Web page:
A: Know when to shut up. I feel like sometimes we get so caught up in the internet hype, we actually overemphasise our voices. It's not every space you need to be talking in, it's not every battle you need to take on.
You inspire so many but what have you learned from young people when it comes to using tech to find your voice? 
T: Fearlessness and curiosity. They are just so fearless about what they can make from technology. 
A: I’ve learned so much from Gen Z by looking at the things that they are not tolerating versus the things that I tolerated when I was growing up. 
What has brought you joy over the last year and has tech played a role in that? 
A: Our whole lives are based around technology so it's just about how you utilise it to make you smile as opposed to making you sad. My group chats make me laugh without fail. Communicating with friends and family is where I get my joy from and technology allows that to happen.
T: I try to avoid complaining on the internet. I want my [online] space to be a space where you come and have a little giggle. 
What tangible future changes do you want to see for diversity, equality and inclusion in the workplace?
T: Diversity, equality and inclusion need to go past buzzwords. There is no need to make us all one, as there are so many different layers to everyone. It makes no sense, especially in a tech world, when the melanin on my skin means I can’t open a phone or it’s not smart enough to recognise my face when my wig is different.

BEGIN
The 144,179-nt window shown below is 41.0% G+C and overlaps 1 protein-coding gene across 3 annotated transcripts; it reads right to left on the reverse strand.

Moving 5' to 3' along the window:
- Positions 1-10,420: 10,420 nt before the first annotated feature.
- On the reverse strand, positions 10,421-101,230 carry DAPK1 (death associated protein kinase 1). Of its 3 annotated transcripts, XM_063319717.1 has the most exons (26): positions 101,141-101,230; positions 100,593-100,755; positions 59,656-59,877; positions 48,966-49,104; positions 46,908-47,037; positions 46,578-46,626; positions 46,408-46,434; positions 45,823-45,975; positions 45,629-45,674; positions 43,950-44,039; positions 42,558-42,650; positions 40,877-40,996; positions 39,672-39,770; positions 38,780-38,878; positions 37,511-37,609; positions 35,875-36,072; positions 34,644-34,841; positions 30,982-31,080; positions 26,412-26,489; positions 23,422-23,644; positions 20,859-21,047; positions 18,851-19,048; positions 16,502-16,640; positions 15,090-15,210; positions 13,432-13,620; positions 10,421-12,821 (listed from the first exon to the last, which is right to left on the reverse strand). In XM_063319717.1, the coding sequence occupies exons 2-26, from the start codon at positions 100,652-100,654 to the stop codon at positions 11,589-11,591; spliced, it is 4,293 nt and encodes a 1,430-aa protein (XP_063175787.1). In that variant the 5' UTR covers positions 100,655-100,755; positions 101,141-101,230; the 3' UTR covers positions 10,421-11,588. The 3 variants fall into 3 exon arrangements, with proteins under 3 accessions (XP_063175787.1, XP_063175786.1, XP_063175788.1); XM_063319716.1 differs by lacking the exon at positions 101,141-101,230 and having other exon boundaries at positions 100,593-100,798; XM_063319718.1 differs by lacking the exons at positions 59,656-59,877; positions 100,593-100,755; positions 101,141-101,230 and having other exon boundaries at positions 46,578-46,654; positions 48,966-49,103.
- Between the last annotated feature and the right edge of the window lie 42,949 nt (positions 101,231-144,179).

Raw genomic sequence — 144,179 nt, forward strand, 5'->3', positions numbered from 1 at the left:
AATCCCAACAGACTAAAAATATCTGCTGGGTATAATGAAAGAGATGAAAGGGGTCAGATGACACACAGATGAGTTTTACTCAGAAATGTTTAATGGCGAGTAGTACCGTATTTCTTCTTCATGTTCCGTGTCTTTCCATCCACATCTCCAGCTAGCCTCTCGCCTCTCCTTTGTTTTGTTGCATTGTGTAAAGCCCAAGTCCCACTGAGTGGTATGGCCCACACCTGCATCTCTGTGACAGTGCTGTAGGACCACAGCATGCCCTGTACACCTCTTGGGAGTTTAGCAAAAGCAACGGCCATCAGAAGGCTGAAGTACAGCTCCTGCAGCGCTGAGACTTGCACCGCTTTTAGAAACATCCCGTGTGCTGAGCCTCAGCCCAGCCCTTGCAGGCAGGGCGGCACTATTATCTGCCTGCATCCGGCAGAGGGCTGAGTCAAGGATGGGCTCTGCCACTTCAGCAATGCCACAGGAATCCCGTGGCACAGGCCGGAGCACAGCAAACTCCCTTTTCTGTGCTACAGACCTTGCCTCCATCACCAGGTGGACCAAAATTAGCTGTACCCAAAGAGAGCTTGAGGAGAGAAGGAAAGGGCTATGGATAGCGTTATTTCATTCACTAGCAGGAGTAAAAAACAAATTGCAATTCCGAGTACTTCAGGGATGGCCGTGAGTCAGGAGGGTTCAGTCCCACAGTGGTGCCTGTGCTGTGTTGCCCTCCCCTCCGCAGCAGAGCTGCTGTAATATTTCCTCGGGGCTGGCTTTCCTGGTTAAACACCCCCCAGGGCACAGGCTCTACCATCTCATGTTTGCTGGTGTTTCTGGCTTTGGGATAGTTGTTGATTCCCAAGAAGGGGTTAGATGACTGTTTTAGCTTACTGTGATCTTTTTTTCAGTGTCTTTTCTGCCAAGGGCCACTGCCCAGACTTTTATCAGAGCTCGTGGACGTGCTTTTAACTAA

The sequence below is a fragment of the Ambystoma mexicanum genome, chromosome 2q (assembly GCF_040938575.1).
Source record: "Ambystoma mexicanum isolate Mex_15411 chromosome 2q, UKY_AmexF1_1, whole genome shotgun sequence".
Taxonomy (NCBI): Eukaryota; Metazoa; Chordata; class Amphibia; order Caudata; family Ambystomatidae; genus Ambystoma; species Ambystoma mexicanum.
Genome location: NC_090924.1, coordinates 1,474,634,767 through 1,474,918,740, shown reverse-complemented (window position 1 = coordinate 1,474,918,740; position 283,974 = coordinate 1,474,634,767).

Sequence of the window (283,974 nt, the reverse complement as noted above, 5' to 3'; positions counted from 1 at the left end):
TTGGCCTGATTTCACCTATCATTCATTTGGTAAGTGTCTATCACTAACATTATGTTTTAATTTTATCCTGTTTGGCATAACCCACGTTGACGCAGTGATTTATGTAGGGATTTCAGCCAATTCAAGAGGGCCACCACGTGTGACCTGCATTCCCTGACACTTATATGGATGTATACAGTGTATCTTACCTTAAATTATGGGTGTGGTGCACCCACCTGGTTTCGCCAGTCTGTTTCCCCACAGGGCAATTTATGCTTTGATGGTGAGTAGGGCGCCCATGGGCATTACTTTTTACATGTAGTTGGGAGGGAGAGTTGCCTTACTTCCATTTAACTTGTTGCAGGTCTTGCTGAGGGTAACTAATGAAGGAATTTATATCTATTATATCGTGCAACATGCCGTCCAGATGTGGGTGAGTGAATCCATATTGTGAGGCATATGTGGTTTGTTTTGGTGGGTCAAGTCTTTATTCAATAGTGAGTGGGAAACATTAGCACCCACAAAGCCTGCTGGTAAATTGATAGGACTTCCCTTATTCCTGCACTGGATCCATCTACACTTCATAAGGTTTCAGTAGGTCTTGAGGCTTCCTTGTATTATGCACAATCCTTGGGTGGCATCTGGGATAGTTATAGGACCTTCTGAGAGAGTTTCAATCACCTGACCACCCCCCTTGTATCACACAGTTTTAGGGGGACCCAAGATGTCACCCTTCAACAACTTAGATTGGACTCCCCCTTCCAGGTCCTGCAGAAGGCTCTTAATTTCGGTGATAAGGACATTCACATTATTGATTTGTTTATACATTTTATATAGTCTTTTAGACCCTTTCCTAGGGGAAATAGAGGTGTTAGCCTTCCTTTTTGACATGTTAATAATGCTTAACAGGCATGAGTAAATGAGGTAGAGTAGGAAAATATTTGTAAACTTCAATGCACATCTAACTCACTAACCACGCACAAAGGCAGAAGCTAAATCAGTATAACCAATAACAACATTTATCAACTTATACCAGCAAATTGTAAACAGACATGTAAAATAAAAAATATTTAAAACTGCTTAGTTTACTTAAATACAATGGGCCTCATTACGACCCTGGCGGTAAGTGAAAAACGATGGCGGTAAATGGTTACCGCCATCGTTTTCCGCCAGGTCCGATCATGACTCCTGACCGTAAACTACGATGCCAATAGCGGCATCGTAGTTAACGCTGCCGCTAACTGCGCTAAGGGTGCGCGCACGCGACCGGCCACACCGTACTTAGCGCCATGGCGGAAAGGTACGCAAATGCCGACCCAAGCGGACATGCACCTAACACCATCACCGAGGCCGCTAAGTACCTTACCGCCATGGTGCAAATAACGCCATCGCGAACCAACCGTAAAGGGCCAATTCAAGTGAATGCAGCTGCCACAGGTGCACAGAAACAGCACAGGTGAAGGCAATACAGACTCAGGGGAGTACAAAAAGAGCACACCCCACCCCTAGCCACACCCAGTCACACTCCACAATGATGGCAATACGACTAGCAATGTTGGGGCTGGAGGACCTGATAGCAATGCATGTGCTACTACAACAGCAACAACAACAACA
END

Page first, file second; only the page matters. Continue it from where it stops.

A: There are so many people within the last year who were suddenly appointed to D&I [diversity and inclusion] roles. What is the point if that person doesn’t have any power to make a tangible change? It means it’s performative. Put your money where your mouth is and make sure those people have power. 
Samsung's ​​Solve for Tomorrow represents the action behind the buzzwords by ensuring that everyone from all backgrounds has a fair shot in the tech space. It’s no longer good enough to just talk about it, what’s important is putting things into practice and opening up opportunities to those who may not have known the possibilities.
How can young people, especially from marginalised backgrounds, play their role and ‘Solve for Tomorrow’ when it comes to DE&I?
T: Talk up! I realise that’s a big thing to say. It took me a long time to audaciously be myself in places where I thought I had to mould. It’s big, it’s brave, but that’s the only way we’re going to change. 
M: Question everything. There’s this sense that you have to be appreciative of your position in a company and you don’t want to be too loud. Don’t let fear stop you. Find your voice, ask the questions and be confident in that. 
Samsung's Solve for Tomorrow offers you a chance to explore the role tech can play in tackling some of society's most pressing issues, including sustainability. No qualifications are needed, and no matter how you learn, you can get inspired by livestreamed Future Talks with the UK's top experts or go at your own pace and catch up with On Demand online learning courses. The free course on Designing for a Diverse and Inclusive Future is available online now.